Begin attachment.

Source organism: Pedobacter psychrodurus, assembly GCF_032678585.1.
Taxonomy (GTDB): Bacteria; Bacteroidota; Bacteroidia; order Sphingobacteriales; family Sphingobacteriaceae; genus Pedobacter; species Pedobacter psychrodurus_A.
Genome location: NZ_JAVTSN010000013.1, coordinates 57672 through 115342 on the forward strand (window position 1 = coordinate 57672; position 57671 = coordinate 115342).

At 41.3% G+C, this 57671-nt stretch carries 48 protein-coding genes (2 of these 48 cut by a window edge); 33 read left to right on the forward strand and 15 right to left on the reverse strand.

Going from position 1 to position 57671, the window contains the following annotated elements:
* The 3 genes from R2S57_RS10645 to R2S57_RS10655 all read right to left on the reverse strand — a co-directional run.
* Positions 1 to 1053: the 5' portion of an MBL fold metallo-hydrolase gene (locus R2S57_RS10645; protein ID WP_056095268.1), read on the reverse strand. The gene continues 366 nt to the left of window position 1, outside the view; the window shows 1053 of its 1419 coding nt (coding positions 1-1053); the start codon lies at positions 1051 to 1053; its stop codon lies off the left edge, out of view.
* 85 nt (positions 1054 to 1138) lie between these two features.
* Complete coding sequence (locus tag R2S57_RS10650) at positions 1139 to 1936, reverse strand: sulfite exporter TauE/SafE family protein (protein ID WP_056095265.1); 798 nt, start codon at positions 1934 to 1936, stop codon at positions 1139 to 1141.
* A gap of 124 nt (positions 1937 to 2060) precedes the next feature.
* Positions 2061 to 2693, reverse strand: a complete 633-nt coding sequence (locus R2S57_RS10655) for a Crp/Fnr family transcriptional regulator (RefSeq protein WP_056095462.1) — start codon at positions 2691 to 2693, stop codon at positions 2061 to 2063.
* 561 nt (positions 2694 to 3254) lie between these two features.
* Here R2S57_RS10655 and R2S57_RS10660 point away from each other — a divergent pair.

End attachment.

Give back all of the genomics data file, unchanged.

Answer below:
Source organism: Pedobacter psychrodurus, assembly GCF_032678585.1.
Taxonomy (GTDB): Bacteria; Bacteroidota; Bacteroidia; order Sphingobacteriales; family Sphingobacteriaceae; genus Pedobacter; species Pedobacter psychrodurus_A.
Genome location: NZ_JAVTSN010000013.1, coordinates 57672 through 115342 on the forward strand (window position 1 = coordinate 57672; position 57671 = coordinate 115342).

At 41.3% G+C, this 57671-nt stretch carries 48 protein-coding genes (2 of these 48 cut by a window edge); 33 read left to right on the forward strand and 15 right to left on the reverse strand.

Going from position 1 to position 57671, the window contains the following annotated elements:
* The 3 genes from R2S57_RS10645 to R2S57_RS10655 all read right to left on the reverse strand — a co-directional run.
* Positions 1 to 1053: the 5' portion of an MBL fold metallo-hydrolase gene (locus R2S57_RS10645; protein ID WP_056095268.1), read on the reverse strand. The gene continues 366 nt to the left of window position 1, outside the view; the window shows 1053 of its 1419 coding nt (coding positions 1-1053); the start codon lies at positions 1051 to 1053; its stop codon lies off the left edge, out of view.
* 85 nt (positions 1054 to 1138) lie between these two features.
* Complete coding sequence (locus tag R2S57_RS10650) at positions 1139 to 1936, reverse strand: sulfite exporter TauE/SafE family protein (protein ID WP_056095265.1); 798 nt, start codon at positions 1934 to 1936, stop codon at positions 1139 to 1141.
* A gap of 124 nt (positions 1937 to 2060) precedes the next feature.
* Positions 2061 to 2693, reverse strand: a complete 633-nt coding sequence (locus R2S57_RS10655) for a Crp/Fnr family transcriptional regulator (RefSeq protein WP_056095462.1) — start codon at positions 2691 to 2693, stop codon at positions 2061 to 2063.
* 561 nt (positions 2694 to 3254) lie between these two features.
* Here R2S57_RS10655 and R2S57_RS10660 point away from each other — a divergent pair.